EI: A movie like this usually opens with a bang, and this opens with you crying…
MR: It does? I don’t remember — it was a long time ago.
EI: You were weeping in Russian.
MR: I see.
EI: It was very touching, and it’s also very challenging. I think that was a big chance to take…
MR: For a cartoon, yeah. [Laughs] Can you call this a cartoon?
EI: Having been part of a big franchise and a studio like Marvel, has it made you think about doing another film like this? The doors are open to you at the moment, I’m sure…
MR: I don’t care. As long as I can work the way I did with Jon Favreau and Downey where they let me incorporate…not make a one-dimensional Russian bad guy and give the guy some humanity, a brain, some sensitivity, some understanding, some layers and not just make him like cowboys and Indians – the Indian is the bad guy. As long as I can work that way and make it interesting, then yeah, I could do this kind of movie again…if it comes around.
EI: I’m a journalist. I like to label things. So here we go: Are you the “Keith Richards” of acting, or is Keith Richards the “Mickey Rourke” of rock and roll?
MR: Oh, I don’t know. [Laughs]
EI: Because you’re very skilled, but you don’t care.
I care, but I don’t care. If they care, then I care. If they don’t care, then I don’t give a f***. Life’s too short and too weird to cry over spilled milk. There are more important things that happen than a movie.
EI: Are you a Keith Richards fan?
MR: He’s a survivor.
EI: Like you…
MR: He’s probably lucky, or else he’s much better behaved behind closed doors.
EI: I think that’s an option.
MR: I know Mick Jagger takes good care of himself, and there’s only one of him.
EI: Do you consider yourself a survivor?
MR: I think I’m a survivor of…maybe of my own destruction, but not of anybody else’s, perhaps. Not in the last 30 years.
EI: How was it with the suit? Did you spend much time in that suit? Was it mostly CGI?
MR: No, I spent a great deal of time in the suit. The suit only weighed about 42 lbs and… My trainer guy…what we did was we got on a treadmill, put it on an incline with a 40lb vest, and then did that for a half-hour, going uphill. Then we’d put the 20lb vest and we’d use the bullwhips to do all the… So I got in shape to wear the vest because the vest was pretty cumbersome. It was leather and metal, and it was quite heavy. So if I didn’t do the training for a couple of months, it would have been difficult.
EI: How much training did you do?
MR: About three months.
EI: And you still have the bird?
MR: I still have Sonny. My bird’s name is Sonny Boy.
EI: Where is he in the house?
MR: He is behind the couch, next to the TV ’cause he likes to hear all the chatter.
EI: Does he talk?
MR: Yes he does. He says one really bad word. [Laughs]
EI: Enlighten us.
MR: I can’t say it. You won’t like this one. I want to work for the next 20 years. [Laughs]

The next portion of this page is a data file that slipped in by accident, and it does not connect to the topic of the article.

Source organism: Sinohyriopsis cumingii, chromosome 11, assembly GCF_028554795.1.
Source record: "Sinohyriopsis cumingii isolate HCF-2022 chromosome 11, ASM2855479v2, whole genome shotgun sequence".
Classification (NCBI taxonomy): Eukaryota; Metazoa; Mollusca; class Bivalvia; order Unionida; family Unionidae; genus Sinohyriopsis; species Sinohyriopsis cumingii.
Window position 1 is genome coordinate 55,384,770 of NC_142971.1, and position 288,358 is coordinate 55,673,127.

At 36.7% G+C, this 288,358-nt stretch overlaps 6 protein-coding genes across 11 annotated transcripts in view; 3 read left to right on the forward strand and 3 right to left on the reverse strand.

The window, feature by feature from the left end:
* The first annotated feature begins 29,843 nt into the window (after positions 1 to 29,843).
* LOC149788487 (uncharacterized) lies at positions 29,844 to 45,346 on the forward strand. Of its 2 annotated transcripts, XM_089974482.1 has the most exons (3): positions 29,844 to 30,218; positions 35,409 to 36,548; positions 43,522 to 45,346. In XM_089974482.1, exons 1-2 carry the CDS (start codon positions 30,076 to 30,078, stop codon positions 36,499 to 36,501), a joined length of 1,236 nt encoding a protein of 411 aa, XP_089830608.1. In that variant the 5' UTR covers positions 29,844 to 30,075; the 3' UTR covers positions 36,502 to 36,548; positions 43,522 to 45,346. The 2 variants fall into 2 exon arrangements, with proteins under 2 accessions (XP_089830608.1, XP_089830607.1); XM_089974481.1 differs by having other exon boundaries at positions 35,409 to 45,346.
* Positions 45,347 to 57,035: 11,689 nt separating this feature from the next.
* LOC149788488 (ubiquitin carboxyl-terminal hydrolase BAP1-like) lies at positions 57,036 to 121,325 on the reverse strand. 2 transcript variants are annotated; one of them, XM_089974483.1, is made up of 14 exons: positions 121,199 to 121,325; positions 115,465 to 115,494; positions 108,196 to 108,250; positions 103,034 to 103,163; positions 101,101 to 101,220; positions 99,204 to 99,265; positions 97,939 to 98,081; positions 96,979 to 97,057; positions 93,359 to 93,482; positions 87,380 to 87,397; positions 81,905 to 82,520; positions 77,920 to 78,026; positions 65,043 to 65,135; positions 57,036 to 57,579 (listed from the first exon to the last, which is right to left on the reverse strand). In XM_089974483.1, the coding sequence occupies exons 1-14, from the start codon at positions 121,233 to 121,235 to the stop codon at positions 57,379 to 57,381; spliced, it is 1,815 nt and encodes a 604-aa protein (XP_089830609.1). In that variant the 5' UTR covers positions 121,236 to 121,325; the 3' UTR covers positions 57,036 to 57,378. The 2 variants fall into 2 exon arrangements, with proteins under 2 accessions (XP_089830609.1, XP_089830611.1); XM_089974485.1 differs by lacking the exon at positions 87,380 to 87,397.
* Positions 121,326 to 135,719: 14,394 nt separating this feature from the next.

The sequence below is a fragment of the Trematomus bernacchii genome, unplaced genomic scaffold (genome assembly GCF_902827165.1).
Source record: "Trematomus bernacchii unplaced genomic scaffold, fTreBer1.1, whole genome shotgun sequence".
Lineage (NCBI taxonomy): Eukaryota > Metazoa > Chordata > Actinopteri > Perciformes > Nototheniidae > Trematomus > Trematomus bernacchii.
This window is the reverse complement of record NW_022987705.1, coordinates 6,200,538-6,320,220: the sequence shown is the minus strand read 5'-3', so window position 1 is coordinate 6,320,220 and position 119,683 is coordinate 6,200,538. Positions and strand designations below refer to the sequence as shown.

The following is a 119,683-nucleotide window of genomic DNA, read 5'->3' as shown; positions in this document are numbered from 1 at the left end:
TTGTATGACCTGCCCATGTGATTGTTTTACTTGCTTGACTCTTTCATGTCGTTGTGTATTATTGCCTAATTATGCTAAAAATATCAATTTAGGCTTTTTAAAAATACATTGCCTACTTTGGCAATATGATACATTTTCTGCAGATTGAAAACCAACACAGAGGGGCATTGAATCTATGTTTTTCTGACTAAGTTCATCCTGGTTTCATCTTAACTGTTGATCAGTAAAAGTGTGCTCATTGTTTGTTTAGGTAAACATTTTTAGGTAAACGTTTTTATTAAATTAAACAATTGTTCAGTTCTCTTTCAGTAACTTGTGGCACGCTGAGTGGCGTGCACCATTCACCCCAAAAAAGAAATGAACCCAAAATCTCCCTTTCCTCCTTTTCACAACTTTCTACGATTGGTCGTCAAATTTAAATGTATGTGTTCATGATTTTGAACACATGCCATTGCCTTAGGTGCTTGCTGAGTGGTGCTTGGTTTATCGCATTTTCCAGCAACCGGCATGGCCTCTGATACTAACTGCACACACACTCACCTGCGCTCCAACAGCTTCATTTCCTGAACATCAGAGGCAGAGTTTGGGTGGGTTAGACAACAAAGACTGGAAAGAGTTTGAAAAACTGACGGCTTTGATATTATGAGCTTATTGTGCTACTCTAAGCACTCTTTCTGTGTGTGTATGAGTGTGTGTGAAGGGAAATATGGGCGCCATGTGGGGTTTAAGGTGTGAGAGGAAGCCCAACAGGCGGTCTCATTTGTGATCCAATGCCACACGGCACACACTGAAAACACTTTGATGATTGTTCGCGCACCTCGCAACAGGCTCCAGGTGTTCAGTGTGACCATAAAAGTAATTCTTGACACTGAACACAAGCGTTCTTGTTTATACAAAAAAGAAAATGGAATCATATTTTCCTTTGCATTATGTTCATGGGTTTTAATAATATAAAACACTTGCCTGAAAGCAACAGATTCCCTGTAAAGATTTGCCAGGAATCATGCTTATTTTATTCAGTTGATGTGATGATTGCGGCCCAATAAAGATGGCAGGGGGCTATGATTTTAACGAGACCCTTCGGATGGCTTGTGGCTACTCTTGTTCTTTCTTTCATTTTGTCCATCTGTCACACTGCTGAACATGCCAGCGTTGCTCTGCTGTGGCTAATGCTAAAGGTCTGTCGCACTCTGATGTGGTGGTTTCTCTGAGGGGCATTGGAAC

EI: What is the relation with the dogs?
MR: The relationship with the dogs is great. It’s just I miss the one dog and I’m having a very hard time… I do love all the other dogs, but this one was special. I can’t replace her.
EI: Is it true that if you don’t get enough love from people, you look for love by animals?
MR: I don’t know. I don’t see why not, though. I’d much rather be with the dogs than some people I’ve met. And then I’d rather be with some people I’ve met just as much as a dog. So I don’t know how to do it.
EI: Did you ever look at graphic novels or comics as a child?
MR: Not at all. Jon was very upfront with me about why he wanted me, where he wanted to take the character, where he would allow me to take the character… I believed him and I trusted him, so he let me rock and roll.
EI: Did he actually say it was going to be like Johnny Depp in Pirates?
MR: I don’t recall him saying that. Did he say that? I don’t’ know if he said that, but it would have been a good comparison, I guess…
EI: Are you very comfortable with your new-found fame? Is it easier this time around than the first time?
MR: Let’s put it this way: It was a lot more fun the first time around. [Laughs] I don’t want to go back to what happened. The first time around, I didn’t give a fuck. Now I care. It seems new, ’cause I don’t seem like the same person I was then. You don’t spend the whole time thinking about it, ’cause it gets you all confused. People ask me about 9 1/2 Weeks, and that just seems like another lifetime ago. It’s like somebody saying to you, “What was your favorite thing to do when you were six?” I don’t know.
EI: Scarlett Johansson mentioned that she thinks it’s easier for a man to have a comeback than for a female actress…
MR: I think the business is much easier for men than it is for women. You can take a woman that is real hot as a pistol, is a really great actress in her 20s, and it’s going to be very hard for her in her 40s ’cause the society is all geared around young pussy.
EI: Do men become more interesting as they age?
MR: I think a man might have made that up. I don’t think so.
'Iron Man 2' is in theaters now from Marvel/Paramount Pictures.